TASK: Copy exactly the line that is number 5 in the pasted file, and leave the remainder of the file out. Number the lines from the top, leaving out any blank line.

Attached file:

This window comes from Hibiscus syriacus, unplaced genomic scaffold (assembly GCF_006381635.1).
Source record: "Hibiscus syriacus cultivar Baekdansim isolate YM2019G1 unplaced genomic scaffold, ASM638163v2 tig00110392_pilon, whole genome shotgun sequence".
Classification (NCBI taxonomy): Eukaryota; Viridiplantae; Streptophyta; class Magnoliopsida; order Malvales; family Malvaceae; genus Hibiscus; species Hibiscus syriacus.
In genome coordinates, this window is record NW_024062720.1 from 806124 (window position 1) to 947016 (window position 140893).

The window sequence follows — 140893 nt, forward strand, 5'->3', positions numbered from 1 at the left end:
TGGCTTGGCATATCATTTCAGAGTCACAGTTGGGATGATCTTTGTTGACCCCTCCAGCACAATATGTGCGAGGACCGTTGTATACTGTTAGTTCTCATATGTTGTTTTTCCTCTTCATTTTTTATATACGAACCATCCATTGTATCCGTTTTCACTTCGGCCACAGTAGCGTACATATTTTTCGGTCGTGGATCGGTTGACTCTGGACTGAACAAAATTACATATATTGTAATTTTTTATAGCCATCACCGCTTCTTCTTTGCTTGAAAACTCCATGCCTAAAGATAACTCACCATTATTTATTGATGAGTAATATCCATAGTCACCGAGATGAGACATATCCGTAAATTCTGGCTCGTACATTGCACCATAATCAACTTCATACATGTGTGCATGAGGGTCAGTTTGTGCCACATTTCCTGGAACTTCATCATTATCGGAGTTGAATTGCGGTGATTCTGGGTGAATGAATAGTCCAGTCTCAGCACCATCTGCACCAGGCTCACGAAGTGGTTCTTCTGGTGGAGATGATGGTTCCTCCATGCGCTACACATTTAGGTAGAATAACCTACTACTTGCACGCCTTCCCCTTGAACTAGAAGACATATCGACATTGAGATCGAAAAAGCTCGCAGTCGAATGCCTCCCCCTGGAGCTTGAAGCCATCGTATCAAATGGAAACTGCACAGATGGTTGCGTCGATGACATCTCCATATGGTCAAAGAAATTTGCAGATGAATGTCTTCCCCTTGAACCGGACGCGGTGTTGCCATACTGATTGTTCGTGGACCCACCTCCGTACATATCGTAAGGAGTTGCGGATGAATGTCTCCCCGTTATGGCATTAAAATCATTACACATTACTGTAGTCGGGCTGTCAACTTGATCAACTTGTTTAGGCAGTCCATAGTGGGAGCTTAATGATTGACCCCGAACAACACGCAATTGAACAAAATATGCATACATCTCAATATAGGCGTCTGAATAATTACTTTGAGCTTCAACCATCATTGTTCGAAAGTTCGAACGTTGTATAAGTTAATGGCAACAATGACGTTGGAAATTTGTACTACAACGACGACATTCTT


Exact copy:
The window sequence follows — 140893 nt, forward strand, 5'->3', positions numbered from 1 at the left end: